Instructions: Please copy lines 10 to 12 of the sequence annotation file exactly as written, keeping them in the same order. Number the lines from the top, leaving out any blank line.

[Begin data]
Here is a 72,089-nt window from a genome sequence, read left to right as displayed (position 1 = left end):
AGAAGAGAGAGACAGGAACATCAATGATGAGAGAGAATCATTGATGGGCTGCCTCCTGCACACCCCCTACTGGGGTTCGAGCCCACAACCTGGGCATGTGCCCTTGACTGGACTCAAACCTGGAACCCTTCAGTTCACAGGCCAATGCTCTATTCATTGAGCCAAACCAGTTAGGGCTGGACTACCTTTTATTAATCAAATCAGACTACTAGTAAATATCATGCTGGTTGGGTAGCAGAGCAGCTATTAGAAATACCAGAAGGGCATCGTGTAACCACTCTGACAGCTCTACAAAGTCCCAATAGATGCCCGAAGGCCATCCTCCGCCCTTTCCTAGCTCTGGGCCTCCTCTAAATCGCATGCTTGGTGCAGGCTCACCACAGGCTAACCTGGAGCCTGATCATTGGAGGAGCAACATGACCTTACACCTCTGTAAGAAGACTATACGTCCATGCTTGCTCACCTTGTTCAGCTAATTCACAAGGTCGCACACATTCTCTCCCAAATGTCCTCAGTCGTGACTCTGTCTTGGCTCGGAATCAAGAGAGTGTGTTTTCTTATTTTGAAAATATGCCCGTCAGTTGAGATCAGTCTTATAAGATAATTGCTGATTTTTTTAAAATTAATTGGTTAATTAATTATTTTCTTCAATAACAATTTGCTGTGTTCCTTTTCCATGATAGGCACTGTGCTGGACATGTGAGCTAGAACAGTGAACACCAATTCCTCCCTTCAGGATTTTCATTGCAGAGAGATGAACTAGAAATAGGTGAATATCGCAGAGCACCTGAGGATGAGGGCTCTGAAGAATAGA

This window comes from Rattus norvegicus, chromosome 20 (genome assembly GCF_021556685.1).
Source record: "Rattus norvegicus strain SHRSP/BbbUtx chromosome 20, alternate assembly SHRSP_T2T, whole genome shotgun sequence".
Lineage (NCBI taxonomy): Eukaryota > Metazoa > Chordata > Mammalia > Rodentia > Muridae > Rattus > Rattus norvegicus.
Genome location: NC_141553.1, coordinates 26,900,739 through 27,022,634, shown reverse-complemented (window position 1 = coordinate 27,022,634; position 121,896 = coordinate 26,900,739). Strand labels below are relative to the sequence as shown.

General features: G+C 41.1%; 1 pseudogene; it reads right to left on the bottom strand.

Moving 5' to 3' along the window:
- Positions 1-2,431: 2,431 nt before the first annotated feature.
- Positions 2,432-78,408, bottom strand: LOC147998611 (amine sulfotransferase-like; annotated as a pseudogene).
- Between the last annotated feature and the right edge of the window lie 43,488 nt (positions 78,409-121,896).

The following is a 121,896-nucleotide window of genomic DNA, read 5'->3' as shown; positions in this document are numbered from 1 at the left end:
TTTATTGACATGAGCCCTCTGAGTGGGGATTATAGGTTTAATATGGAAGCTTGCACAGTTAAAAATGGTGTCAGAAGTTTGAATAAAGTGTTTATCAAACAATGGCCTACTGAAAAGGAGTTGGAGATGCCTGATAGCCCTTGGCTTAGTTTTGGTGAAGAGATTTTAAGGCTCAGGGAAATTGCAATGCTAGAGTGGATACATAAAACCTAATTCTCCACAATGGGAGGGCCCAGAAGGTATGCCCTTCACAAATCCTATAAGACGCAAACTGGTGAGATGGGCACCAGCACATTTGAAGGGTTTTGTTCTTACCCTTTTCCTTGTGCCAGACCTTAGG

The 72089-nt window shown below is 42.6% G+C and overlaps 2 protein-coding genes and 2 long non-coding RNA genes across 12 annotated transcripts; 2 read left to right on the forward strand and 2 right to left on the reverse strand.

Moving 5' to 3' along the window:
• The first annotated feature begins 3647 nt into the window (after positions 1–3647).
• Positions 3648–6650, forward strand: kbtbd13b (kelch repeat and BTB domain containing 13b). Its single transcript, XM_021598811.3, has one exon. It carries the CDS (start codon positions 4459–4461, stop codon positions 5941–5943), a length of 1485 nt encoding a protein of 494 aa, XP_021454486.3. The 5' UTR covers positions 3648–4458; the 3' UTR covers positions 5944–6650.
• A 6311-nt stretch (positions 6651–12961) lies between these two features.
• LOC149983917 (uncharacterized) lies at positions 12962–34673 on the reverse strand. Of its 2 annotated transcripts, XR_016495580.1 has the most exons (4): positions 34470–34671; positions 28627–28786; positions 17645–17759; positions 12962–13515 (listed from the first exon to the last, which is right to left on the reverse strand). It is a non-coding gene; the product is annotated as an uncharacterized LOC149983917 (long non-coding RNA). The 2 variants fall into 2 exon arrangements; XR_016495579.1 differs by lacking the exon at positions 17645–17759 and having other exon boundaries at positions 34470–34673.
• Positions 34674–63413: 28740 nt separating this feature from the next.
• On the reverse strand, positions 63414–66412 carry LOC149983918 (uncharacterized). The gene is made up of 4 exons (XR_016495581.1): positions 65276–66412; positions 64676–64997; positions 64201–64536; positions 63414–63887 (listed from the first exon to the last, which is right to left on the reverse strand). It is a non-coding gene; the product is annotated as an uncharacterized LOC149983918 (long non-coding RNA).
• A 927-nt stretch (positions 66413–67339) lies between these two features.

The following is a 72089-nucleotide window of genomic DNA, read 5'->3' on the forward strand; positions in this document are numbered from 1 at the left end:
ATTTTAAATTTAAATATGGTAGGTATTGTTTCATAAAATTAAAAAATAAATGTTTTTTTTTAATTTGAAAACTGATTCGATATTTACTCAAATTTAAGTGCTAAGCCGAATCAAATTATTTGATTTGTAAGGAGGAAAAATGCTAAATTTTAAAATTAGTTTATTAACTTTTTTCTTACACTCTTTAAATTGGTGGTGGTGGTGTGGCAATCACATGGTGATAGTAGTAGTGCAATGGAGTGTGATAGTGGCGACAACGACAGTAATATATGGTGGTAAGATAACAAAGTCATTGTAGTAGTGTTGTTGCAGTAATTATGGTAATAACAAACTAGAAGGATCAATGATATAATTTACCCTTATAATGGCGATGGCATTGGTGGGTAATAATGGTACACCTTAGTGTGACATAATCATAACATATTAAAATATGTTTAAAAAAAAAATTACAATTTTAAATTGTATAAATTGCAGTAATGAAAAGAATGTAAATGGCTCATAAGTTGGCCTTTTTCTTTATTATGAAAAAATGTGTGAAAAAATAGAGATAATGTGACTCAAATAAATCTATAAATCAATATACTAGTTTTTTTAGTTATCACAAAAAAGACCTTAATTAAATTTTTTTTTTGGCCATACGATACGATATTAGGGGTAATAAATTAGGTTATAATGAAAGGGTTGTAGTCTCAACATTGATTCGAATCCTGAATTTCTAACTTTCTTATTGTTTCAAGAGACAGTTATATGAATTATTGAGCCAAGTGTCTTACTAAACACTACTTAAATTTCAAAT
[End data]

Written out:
- Positions 2,432-78,408, bottom strand: LOC147998611 (amine sulfotransferase-like; annotated as a pseudogene).
- Between the last annotated feature and the right edge of the window lie 43,488 nt (positions 78,409-121,896).

The following is a 121,896-nucleotide window of genomic DNA, read 5'->3' as shown; positions in this document are numbered from 1 at the left end: